Silence is the new "no."
If I had a dollar for every rejection letter I‘ve received since I started my venture to become a published author more than a decade ago, I’d be able to quit my day job. I’ve actually become inure to rejection. But that wasn’t the case when I initially made my foray into the business. I would hold my breath and sweat boulders each time I opened an email or letter from an agent or publisher. It was beyond nerve wracking. “It didn’t grab me.” “I’m not taking on any new clients at this time.” “You need someone who’ll get behind your story, and I’m not the one.” “The writing didn’t draw me in.” “I’m no longer in the business and am launching my own novel.” “You have a great concept and your writing is strong, but I just don’t feel I can sell this one.” And so on. Now when I receive a rejection letter, I barely read it. If it starts off “Dear Author,” I know it’s a bust.
What has taken me aback lately is this new style of rejection, not only in the publishing industry but in all areas of life, particularly with matters relating to entertainment. I have to give credit to the agents and publishers who give you a heads-up that they will only make contact if interested, but there’s a slew of others who just flat out don’t respond, leaving you wondering if your query got lost in cyber world. Then there are those who make contact, but it’s a year later. Yes, I had someone request the manuscript for my new novel “Married in the Nick of Nine,” a year after I had sent a query letter. By then I had already landed an agent.
My question is what is wrong with saying “No?” It’s a very small word, with only two letters. It doesn’t take a lot of effort. It’s among the shortest words in the English language, any language. I’m a big girl. I can take a “no.” Under these new tacit rules, once I submit a query letter and I haven’t gotten a response after a month, I assume there’s no interest. Awhile back, I was contacted by a woman on Facebook who has a radio show. She expressed interest in me being a guest on her show. However, she wanted to read my book first. I sent her the book and even heard that she was reading it. It’s been two months and I have since followed up, but never received a response. On well…I guess she’s no longer interested. Or is she?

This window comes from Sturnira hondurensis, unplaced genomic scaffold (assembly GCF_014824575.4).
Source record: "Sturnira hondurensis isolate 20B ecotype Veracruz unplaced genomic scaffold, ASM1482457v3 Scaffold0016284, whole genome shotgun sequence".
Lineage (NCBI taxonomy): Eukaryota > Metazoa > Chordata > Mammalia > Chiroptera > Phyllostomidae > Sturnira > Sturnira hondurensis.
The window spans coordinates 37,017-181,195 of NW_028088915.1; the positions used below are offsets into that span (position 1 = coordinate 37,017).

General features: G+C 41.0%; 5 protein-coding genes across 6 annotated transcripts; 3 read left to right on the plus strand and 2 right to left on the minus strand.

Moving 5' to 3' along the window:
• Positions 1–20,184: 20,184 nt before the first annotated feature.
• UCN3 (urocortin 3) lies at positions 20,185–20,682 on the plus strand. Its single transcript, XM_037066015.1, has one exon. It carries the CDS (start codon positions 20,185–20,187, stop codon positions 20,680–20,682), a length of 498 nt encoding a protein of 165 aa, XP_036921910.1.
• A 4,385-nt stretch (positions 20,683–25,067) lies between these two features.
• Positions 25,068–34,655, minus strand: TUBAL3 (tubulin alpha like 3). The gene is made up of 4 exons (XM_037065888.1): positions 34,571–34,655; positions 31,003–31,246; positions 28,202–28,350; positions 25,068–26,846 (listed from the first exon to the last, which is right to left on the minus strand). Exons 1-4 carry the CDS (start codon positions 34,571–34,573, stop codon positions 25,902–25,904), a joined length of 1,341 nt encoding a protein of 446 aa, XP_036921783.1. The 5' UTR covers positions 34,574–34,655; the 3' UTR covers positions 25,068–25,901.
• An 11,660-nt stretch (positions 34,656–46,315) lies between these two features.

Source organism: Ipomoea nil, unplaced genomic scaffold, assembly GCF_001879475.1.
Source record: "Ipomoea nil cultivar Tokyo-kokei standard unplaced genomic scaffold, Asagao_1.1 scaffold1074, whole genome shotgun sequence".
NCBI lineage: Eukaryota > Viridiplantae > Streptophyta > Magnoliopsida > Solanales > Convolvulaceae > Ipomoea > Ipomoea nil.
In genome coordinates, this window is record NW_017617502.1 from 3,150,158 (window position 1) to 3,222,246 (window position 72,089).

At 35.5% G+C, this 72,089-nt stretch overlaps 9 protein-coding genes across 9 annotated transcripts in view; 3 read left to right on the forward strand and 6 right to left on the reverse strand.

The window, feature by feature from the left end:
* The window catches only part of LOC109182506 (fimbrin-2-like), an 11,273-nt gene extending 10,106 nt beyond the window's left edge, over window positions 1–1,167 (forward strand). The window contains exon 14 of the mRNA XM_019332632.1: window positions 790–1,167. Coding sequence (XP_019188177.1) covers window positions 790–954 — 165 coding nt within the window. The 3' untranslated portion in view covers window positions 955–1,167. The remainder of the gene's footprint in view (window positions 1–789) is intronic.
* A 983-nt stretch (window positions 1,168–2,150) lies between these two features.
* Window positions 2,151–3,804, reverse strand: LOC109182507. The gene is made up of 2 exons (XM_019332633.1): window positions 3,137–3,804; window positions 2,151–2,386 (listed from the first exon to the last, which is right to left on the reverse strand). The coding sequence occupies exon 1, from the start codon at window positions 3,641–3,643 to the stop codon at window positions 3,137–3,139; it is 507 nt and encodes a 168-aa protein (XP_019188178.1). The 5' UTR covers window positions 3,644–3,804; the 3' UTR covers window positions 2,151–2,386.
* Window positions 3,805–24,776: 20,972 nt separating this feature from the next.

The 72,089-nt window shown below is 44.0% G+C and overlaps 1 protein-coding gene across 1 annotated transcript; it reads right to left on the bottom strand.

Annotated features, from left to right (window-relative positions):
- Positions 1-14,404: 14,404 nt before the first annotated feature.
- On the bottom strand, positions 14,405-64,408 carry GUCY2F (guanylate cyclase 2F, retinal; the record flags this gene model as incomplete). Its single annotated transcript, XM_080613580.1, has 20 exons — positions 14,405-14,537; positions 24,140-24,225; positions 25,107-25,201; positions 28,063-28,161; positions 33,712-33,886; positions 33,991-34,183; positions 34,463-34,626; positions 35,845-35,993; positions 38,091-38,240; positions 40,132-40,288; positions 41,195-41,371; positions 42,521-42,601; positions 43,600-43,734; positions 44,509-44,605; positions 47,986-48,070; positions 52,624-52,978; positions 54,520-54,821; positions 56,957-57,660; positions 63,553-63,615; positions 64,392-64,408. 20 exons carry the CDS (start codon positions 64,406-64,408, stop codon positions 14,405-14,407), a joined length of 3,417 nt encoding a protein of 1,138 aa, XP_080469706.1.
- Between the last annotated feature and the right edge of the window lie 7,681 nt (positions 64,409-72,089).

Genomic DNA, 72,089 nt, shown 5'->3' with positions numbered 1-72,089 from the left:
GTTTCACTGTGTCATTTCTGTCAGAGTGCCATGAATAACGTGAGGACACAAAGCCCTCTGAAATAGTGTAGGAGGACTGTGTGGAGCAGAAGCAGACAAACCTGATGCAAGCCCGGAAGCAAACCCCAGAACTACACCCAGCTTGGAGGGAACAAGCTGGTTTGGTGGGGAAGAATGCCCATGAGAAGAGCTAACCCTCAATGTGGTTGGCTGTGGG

I also write plays, screenplays, and television scripts. The silence is deafening when it comes to making a submission and receiving any kind of response. I’d prefer to just be told the truth, rather than wonder. Maybe they didn’t receive my packet, maybe it got lost in the shuffle. Maybe they’re just not interested. The silent treatment is also prevalent in the workplace. I’ve run into instances where I’ve made requests, followed-up, and then there’s no response. My own family and friends have sometimes given me the silent treatment.
I can only imagine what the recipients of my requests and queries are saying on their end. “Why is this nut bugging me?” “Why is she inquiring?” “Doesn’t she get it?”” If I was interested I would have gotten back to her.” “Doesn’t she know how it works?” “Don’t call us, because we definitely don’t plan to call you.” “What does she want from me?” “Does she want me to tell her how I really feel?” “Look, you idiot, I don’t like your book.” “I don’t want to buy your book.” “I don’t like your idea.” “I’m not feeling your script.” “Your suggestion that you change desks is not a good one.” “I don’t feel like writing a review.” “I actually don’t like you, never have, and never will. Now leave me alone while I continue to give you the silent treatment!!!” Lol! I'm just saying.
Okay, I’m exaggerating, but I’m just saying…